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Buy vs. Build for Time-Critical Sensor Data Fusion

May 2, 2024
What exactly is “real-time”? This article looks at its permutations and offers insight into time-critical sensor data fusion and its role in database systems.

What you’ll learn:

  • What are the database management system (DBMS) requirements for complex real-time sensor data fusion?
  • What application modifications are needed if a DBMS isn’t being used?
  • Different definitions of real-time.


Time-critical sensor data fusion has a range of use cases. Readers are already familiar with many of them: any autonomous vehicle (land, sea, air, undersea, space,) power generation and distribution, battlefield management, and many others.

In simple terms, these systems acquire data from multiple types of sensors and other sources, then conduct some form of analysis on the data to determine some action. For this to work, the system needs to be looking at a coherent set of data from a consistent time slice. In other words, it would be a bad thing if an advanced driver-assistance system (ADAS) system was looking at LiDAR data from one time slice and the camera or GPS data from another time slice.

Time-critical sensor data fusion requires an approach to data management that incorporates awareness of real-time constraints. This can be handled entirely within the application, but that necessitates recreating all or most of what database systems already do for you. However, if a conventional commercial database is used for such systems, it’s up to the developers to “bolt-on” the temporal consistency of the data; a conventional DBMS has no notion of real-time time constraints.

Real-Time Constraints for a Database

A better approach is to build awareness of real-time constraints in a database system. Some of the considerations are:

  • Database transactions must have a priority.
  • Database transactions need to have a deadline.
  • Database transaction schedulers must consider the priority and deadline of transactions and schedule transactions to maximize the number of transactions that meet their deadline. Conventional database systems merely accept transactions in the order in which they occur.
  • Instrumentation should be added to the database system so that it can monitor a transaction’s progress toward the deadline.

Suppose the database runtime determines that a transaction will not complete before its deadline. In that case, it must terminate the transaction early enough to guarantee that rolling back the transaction will be completed within the deadline. In real-time systems, transactions can never be “late” (exceed their deadline). They must either commit or roll back before the deadline.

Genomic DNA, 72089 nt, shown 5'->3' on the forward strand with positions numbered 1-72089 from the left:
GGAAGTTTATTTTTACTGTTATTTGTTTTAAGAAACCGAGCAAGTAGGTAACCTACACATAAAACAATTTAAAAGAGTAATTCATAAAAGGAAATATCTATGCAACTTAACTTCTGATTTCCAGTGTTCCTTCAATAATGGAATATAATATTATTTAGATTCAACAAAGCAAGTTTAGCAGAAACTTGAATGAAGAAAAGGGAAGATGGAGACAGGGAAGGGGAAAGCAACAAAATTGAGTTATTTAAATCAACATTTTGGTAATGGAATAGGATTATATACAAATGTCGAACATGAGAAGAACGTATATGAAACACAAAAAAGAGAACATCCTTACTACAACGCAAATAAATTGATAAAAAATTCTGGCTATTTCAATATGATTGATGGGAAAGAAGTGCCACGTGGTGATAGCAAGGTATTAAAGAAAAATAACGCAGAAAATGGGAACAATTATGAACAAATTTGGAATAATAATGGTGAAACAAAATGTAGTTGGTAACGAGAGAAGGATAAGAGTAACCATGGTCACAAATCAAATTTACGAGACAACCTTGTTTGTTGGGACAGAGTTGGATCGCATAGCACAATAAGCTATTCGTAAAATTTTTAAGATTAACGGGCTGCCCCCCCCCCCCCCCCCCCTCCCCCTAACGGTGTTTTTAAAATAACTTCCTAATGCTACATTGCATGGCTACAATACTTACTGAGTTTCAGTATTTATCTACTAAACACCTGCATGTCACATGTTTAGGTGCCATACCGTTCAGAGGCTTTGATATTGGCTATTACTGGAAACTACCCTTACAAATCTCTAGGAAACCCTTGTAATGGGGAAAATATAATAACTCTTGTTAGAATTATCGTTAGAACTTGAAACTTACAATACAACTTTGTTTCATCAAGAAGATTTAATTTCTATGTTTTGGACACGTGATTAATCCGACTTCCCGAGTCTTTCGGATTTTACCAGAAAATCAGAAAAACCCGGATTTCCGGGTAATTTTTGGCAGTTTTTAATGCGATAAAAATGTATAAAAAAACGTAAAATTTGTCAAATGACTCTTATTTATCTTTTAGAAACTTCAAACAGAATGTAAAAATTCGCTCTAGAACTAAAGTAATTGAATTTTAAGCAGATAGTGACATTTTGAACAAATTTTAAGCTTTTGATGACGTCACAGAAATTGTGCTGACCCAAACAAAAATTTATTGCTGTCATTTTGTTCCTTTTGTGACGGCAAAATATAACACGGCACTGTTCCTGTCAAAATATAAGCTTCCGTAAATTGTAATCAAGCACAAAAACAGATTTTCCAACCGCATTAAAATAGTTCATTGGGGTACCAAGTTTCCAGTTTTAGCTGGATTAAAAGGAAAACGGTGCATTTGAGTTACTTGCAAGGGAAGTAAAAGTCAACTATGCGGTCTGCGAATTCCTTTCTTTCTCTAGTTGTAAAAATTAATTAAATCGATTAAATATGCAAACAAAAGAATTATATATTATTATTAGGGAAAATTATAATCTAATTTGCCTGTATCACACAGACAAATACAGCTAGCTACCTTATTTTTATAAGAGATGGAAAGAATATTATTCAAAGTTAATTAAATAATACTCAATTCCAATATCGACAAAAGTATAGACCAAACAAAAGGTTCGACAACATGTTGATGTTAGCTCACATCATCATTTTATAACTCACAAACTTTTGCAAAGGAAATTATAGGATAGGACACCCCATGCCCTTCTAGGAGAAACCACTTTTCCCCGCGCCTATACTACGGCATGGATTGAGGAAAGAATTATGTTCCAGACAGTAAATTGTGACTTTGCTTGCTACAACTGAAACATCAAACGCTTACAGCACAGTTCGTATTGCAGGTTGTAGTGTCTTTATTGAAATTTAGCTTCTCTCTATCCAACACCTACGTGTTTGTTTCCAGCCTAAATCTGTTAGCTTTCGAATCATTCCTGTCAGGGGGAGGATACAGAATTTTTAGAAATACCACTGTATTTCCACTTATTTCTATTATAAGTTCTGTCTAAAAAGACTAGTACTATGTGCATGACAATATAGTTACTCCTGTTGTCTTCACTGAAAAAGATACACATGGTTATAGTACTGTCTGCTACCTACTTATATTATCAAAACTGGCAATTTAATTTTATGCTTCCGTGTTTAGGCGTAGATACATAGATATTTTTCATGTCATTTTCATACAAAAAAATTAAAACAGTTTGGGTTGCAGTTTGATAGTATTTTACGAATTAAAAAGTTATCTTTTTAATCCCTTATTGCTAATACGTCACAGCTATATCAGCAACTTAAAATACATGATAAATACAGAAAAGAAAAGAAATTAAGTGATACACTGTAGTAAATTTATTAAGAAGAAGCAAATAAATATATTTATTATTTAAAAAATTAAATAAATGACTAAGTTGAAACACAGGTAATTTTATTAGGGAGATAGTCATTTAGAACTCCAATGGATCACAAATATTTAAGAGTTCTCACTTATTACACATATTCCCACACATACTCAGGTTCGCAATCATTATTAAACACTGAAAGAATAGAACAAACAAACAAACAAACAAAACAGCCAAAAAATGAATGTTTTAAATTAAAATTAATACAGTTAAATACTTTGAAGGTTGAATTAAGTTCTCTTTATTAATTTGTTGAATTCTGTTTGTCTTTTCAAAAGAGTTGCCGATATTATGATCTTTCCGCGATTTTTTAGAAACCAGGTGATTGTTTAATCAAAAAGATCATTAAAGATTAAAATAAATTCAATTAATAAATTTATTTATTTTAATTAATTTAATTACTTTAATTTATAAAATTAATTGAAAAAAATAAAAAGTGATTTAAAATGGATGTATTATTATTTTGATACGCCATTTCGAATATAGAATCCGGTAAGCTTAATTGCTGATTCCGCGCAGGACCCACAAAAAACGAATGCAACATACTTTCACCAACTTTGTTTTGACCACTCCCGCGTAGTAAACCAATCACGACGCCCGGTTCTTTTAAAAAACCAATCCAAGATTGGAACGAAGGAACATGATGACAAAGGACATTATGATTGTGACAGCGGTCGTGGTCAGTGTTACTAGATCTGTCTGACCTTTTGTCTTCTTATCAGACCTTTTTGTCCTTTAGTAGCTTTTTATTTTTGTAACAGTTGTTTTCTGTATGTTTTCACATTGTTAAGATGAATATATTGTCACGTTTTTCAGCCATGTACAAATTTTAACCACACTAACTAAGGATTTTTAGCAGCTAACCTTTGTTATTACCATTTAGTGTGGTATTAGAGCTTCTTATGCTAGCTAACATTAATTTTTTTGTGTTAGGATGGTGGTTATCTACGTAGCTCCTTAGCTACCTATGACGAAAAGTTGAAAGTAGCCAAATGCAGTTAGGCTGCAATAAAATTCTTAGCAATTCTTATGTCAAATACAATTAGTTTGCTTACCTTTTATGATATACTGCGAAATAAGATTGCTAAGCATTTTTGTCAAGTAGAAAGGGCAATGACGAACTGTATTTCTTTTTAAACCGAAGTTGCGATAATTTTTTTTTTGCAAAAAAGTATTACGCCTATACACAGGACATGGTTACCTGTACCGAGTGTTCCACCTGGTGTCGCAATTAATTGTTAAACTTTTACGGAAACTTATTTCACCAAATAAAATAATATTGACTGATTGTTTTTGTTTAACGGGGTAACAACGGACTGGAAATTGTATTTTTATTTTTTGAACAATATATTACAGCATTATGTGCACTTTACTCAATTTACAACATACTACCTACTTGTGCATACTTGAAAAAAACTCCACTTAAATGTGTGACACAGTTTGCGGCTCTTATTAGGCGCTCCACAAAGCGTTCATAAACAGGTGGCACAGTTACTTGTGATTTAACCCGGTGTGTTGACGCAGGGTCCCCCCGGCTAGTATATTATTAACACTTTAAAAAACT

Illustrating Real-Time Transactions and Database Use

Illustrating the transaction timelines (see figure) for conventional and real-time databases in several scenarios is as follows:

In the first scenario (A), a conventional database uses a pessimistic concurrency model. All tasks competing for the same resource (e.g., a database or table lock) will proceed sequentially in FIFO order.

In the second scenario (B), a conventional database uses an optimistic concurrency model where the first and second tasks compete for the same resource (e.g., updating the same row of a table). All tasks will proceed in parallel, but one of the first two tasks will be notified of a conflict and must retry its transaction.

The third case illustrates what happens inside a time-cognizant (real-time) transaction manager when three tasks start transactions at about the same time (C): All three transactions (T1P2, T2P1, and T3P2) get put into the queue.

Then (D), the transaction manager schedules the transactions according to their priority and deadline.

Because T1P2 was started first and no other transactions were running at that moment, it began to execute immediately. But T2P1 entered the queue immediately after. The scheduler recognizes that T2P1 has a higher priority than T1P2, and the time to rollback is less than T2P1’s deadline, so T1P2 is preempted, and T2P1 executes. T3P2 started last and has a lower priority than T2P1, so it waits in the queue regardless of its deadline. After T2P1 is complete, T3P2 is scheduled because it has a closer deadline than T1P2.

In the absence of a real-time database system, these things must be addressed at the application level. It takes time to design and implement it, and that’s time spent on tasks not directly related to the application’s responsibility.

Doing this requires additional resources (and the associated cost) or takes time away from implementing the core functionality of the target system (e.g., driving the car). In turn, it protracts the development schedule, creating a difficult-to-measure but still authentic opportunity cost. Lastly, we know from years and years of studies that defects (bugs) are costly, and the later in the development cycles that they’re discovered, they become ever-more costly.

The Need for a "Real" Real-Time Database

Developers of mission-critical real-time systems should consider a real-time database system that has already undergone extensive unit testing, integration testing, and robust quality assurance. It thus avoids the costs of remediating defects throughout the development cycle introduced through an in-house development of the requirements outlined above.

Developers should take care not to confuse marketing with capability. The term “real-time” is used by many database system vendors to promote solutions that aren’t actually real-time. In this context, the term refers to “live” data or analytics. And “real-time” means without the delay of storing the data and then re-reading the data before conducting analytics, or updating a query’s result set “in real-time” without the need to re-query the database system.

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